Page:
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The Infant and Effects of Parental Presence in the Operating Room During Induction of Anesthesia

by Kaplan, Deborah

Abstract (Summary)
Previous studies have investigated the physiological and behavioral effects of parental presence in the operating room during the induction of anesthesia (PPIA) both on the child and the parent. Since the characterization of anxiety in infants presents a unique challenge due to their inability to communicate verbally, these studies have typically focused on children greater than two years old. In the present study we addressed this understudied population directly by using highly reliable and validated behavioral instruments as well as analyzing sleep patterns and signs of distress in the infants. The hypothesis tested was the same as in the older child populations: parents and infants of parents who are present in the OR during the induction of anesthesia will demonstrate less behavioral and physiological anxiety than those parents and infants who do not experience PPIA.

According to randomized controlled study design, the subjects were randomly assigned into either (1) the PPIA group (parents present in the OR until the infant is asleep) or (2) the Control group (parents not present in the OR).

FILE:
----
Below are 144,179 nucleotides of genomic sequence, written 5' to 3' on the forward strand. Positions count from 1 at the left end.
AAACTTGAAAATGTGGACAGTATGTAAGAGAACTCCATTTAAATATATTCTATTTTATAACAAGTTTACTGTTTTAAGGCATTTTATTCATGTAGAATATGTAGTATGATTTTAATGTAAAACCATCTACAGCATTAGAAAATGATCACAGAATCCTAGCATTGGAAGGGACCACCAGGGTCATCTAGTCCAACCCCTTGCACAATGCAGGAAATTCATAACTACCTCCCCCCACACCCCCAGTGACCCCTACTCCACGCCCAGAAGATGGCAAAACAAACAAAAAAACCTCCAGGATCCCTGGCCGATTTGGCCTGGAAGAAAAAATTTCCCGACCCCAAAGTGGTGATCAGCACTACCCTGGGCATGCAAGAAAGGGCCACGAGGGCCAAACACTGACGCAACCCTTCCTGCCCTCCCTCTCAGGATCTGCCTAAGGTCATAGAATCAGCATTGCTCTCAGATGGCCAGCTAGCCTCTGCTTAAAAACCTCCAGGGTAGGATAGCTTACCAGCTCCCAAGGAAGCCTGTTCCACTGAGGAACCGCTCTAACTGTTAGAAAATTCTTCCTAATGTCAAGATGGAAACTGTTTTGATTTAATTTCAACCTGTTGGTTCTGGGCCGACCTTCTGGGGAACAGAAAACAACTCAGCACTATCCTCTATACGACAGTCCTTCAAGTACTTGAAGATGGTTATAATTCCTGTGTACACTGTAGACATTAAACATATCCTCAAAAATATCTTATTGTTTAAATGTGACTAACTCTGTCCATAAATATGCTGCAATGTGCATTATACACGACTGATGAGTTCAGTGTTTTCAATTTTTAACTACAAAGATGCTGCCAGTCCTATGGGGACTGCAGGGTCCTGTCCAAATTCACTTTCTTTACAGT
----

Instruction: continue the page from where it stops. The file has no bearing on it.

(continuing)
To date we have enrolled 10 patients to this study (n=10). Patient recruitment is ongoing. Because of the small sample size, data are unstable and thus a detailed discussion is beyond the scope of this abstract.

Parental presence is a highly significant issue for parents of children undergoing induction of anesthesia. This topic is particularly important within the context of family centered care. Further data are needed to finalize our conclusions.

Bibliographical Information:

Advisor:Zeev N. Kain

School:Yale University

School Location:USA - Connecticut

Source Type:Master's Thesis

Keywords:pediatric anesthesia infant parents anxiety parent child relations pediatrics

ISBN:

Date of Publication:03/25/2008

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